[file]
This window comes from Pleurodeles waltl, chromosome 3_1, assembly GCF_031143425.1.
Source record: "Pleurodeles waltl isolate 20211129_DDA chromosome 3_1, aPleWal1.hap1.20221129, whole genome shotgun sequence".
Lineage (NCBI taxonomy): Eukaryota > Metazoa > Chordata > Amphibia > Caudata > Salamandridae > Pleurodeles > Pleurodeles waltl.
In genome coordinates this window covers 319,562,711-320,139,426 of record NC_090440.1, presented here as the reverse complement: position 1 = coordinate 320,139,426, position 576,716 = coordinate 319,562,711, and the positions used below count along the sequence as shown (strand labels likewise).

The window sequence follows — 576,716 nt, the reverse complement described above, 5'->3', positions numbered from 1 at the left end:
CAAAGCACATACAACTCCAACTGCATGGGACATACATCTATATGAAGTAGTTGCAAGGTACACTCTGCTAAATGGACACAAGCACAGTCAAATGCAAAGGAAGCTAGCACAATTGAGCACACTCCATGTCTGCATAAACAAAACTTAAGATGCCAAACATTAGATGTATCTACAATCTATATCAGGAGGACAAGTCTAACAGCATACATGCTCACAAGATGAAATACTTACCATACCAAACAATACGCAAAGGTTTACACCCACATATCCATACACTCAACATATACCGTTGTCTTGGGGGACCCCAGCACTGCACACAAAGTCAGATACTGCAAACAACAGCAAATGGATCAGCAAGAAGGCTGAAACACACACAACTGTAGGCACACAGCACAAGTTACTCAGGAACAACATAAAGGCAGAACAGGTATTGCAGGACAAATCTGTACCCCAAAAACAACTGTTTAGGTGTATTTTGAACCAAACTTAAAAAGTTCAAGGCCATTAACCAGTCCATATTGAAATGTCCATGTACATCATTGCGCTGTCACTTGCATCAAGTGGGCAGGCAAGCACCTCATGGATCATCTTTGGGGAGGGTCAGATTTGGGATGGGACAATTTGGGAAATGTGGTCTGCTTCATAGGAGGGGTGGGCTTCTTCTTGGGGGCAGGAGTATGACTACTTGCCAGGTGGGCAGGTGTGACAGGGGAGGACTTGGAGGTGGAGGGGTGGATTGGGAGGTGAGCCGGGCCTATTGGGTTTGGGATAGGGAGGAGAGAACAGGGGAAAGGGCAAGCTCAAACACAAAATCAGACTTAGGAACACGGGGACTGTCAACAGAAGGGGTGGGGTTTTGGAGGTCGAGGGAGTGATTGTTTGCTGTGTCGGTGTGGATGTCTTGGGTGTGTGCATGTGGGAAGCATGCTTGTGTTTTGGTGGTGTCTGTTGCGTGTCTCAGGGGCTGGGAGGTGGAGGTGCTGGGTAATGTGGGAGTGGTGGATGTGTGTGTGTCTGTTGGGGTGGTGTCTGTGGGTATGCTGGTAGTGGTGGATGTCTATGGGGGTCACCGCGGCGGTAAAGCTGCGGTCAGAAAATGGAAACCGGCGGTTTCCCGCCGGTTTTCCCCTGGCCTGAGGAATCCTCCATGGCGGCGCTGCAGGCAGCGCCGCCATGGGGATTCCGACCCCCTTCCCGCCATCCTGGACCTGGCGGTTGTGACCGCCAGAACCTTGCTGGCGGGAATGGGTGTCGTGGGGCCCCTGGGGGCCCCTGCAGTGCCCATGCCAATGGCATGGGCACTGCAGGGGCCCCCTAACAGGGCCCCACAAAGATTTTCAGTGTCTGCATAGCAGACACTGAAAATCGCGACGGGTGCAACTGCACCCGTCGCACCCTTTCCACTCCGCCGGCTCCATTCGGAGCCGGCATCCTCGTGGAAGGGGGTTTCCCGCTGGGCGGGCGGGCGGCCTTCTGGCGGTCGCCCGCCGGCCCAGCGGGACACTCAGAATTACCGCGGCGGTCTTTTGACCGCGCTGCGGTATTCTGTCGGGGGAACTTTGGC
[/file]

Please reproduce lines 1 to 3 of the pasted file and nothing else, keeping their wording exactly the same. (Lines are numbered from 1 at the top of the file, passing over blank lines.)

This window comes from Pleurodeles waltl, chromosome 3_1, assembly GCF_031143425.1.
Source record: "Pleurodeles waltl isolate 20211129_DDA chromosome 3_1, aPleWal1.hap1.20221129, whole genome shotgun sequence".
Lineage (NCBI taxonomy): Eukaryota > Metazoa > Chordata > Amphibia > Caudata > Salamandridae > Pleurodeles > Pleurodeles waltl.